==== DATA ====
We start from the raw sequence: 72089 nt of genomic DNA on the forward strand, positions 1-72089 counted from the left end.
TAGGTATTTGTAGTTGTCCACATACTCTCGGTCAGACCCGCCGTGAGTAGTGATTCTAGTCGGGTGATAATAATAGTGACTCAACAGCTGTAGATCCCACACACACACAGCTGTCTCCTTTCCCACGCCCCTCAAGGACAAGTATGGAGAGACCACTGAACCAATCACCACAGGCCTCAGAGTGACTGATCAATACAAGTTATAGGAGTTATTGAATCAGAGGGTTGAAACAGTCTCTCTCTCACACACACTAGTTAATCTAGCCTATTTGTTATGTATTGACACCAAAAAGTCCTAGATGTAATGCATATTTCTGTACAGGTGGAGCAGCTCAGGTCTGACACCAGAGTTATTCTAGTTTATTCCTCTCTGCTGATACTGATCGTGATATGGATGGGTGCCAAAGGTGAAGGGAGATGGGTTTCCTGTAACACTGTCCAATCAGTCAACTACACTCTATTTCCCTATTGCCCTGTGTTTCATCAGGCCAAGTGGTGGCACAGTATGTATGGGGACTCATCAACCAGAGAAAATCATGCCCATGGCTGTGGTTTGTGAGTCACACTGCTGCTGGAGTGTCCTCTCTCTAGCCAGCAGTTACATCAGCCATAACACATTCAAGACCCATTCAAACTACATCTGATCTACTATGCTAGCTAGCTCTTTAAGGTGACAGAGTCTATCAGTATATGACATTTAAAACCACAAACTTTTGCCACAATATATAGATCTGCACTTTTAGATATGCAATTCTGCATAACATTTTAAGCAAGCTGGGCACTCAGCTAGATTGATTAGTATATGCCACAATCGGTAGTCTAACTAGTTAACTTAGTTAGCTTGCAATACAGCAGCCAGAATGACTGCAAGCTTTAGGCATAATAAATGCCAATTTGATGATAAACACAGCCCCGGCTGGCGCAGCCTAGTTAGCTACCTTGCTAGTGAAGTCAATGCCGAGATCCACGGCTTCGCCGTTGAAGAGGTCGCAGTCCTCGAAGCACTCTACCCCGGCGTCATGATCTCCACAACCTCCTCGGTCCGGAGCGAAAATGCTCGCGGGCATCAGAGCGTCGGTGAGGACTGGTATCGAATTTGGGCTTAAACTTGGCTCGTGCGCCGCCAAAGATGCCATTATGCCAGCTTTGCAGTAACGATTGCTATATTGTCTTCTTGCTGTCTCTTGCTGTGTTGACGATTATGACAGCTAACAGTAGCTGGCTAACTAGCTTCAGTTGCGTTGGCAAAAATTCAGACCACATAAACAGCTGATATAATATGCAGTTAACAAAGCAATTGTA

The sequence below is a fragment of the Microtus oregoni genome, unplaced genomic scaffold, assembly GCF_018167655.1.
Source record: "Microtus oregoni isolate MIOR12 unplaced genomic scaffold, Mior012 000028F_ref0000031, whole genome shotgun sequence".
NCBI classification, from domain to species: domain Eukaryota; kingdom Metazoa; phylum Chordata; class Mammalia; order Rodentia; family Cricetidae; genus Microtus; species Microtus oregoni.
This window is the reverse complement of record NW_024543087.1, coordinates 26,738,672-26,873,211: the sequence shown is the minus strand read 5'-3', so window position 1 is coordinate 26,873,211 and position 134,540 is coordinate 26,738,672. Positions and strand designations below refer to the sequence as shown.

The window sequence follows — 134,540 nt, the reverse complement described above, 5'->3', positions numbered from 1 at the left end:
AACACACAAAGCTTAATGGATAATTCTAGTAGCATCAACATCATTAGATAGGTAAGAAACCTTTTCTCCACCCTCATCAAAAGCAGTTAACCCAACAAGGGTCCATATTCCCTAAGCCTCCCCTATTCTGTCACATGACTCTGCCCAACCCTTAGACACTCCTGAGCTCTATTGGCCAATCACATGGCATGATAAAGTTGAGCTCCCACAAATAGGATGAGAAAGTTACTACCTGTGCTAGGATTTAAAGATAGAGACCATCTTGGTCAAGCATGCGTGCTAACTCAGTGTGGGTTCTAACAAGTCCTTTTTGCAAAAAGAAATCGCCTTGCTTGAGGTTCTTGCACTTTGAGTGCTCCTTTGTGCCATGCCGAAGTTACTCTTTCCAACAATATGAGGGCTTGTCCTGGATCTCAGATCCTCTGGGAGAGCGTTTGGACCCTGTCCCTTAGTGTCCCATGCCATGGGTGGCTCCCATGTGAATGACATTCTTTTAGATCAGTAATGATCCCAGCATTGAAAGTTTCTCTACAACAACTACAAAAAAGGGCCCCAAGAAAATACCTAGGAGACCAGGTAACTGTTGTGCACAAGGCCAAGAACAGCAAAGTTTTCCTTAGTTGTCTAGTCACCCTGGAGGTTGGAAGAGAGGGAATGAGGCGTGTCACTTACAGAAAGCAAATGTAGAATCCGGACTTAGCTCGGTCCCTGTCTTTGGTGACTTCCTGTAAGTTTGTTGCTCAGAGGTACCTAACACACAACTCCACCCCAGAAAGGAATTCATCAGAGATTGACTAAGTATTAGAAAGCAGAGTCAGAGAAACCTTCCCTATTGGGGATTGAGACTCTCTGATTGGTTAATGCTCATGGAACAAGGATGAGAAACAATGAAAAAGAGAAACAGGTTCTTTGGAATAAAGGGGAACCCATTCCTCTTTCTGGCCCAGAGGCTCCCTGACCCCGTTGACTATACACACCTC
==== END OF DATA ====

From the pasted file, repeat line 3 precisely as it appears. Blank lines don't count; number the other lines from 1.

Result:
The sequence below is a fragment of the Microtus oregoni genome, unplaced genomic scaffold, assembly GCF_018167655.1.